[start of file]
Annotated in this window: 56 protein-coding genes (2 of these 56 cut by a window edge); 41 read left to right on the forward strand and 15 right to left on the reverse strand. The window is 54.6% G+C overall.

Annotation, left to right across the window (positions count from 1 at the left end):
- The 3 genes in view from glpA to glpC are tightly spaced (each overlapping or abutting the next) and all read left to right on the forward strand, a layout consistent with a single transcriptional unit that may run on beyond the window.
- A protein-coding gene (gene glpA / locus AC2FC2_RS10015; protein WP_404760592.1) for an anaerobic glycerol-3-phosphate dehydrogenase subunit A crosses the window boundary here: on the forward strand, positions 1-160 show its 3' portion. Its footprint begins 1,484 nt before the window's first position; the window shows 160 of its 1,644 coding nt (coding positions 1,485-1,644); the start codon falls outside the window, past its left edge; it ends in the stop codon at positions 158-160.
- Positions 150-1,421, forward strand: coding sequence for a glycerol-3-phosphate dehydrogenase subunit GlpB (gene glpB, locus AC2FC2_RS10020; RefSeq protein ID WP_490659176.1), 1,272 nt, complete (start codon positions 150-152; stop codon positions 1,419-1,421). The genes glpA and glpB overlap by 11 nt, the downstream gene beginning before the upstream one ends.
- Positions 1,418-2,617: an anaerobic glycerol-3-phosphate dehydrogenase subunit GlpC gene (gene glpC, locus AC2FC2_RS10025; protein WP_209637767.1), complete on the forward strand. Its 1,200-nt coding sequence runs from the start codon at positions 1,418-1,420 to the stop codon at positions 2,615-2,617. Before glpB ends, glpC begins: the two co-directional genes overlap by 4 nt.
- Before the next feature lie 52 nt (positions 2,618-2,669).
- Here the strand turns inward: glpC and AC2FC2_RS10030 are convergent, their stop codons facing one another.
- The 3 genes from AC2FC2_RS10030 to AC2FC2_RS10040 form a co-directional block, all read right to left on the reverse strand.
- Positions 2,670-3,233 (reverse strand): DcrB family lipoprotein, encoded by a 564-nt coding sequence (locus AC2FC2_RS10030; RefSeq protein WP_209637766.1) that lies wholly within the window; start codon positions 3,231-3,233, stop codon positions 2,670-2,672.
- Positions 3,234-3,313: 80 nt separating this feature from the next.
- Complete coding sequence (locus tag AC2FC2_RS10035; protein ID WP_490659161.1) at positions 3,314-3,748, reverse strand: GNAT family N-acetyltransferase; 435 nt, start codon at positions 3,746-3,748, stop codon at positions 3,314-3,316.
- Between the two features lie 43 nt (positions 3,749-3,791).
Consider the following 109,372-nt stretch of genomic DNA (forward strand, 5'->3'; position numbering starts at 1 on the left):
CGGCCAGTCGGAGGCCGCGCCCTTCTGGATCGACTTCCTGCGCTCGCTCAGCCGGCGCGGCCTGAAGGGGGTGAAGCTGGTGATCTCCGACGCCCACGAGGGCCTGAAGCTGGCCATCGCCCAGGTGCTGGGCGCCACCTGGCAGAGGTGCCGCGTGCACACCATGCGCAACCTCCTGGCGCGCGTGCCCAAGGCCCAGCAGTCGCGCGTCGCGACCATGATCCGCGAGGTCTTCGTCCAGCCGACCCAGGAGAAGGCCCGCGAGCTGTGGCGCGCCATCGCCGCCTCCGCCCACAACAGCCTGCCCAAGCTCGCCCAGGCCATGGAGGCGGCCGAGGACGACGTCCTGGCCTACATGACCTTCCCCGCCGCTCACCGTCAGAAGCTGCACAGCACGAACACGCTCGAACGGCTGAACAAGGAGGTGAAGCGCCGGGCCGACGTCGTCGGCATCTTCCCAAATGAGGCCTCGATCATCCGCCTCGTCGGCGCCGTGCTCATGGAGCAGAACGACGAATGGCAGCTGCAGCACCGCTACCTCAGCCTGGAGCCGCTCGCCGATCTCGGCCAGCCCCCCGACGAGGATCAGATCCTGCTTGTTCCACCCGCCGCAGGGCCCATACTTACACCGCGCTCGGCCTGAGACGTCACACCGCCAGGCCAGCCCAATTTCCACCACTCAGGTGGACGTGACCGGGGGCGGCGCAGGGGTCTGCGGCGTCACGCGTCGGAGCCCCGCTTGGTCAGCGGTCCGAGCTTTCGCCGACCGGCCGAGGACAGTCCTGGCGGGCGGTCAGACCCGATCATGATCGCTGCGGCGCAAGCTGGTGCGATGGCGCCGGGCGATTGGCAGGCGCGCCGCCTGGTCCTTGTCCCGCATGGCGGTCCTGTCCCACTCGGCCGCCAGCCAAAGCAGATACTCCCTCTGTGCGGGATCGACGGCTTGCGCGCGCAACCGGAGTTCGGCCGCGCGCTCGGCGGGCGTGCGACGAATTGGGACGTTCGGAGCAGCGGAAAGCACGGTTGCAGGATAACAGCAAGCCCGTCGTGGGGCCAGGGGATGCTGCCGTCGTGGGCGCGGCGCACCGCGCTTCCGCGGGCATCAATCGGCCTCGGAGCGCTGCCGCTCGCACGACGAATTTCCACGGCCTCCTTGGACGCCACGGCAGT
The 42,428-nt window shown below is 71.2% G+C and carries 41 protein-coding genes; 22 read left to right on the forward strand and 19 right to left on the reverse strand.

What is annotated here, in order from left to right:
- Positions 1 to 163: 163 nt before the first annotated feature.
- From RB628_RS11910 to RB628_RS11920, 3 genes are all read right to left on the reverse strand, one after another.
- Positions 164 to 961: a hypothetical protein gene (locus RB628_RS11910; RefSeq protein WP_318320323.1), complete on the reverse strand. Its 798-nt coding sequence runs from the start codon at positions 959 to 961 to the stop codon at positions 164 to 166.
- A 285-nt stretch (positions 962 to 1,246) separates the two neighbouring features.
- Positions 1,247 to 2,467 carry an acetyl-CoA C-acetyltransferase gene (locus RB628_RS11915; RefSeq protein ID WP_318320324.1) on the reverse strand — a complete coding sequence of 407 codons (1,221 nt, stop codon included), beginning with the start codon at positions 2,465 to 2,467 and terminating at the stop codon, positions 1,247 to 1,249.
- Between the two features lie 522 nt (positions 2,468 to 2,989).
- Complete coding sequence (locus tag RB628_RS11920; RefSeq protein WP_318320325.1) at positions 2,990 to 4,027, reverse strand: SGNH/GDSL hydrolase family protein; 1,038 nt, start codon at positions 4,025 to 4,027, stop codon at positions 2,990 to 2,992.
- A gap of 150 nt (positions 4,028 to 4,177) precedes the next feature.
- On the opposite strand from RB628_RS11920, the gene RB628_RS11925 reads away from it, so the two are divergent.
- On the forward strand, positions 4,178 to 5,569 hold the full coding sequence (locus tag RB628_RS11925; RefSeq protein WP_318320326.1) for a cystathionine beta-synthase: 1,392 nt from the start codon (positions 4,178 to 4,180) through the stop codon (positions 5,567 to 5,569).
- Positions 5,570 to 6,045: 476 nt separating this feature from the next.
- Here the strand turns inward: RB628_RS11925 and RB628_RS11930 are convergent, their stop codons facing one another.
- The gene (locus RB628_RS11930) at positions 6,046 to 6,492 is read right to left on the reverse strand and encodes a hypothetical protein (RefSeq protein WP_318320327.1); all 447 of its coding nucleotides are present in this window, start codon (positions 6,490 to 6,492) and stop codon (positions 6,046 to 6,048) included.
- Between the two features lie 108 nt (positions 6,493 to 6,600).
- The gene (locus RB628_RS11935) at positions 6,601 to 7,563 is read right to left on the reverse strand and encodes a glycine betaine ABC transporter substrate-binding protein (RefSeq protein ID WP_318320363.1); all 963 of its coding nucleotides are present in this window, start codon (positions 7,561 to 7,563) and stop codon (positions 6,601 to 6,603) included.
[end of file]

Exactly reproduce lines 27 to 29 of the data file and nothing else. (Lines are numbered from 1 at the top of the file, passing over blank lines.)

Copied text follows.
- On the forward strand, positions 4,178 to 5,569 hold the full coding sequence (locus tag RB628_RS11925; RefSeq protein WP_318320326.1) for a cystathionine beta-synthase: 1,392 nt from the start codon (positions 4,178 to 4,180) through the stop codon (positions 5,567 to 5,569).
- Positions 5,570 to 6,045: 476 nt separating this feature from the next.
- Here the strand turns inward: RB628_RS11925 and RB628_RS11930 are convergent, their stop codons facing one another.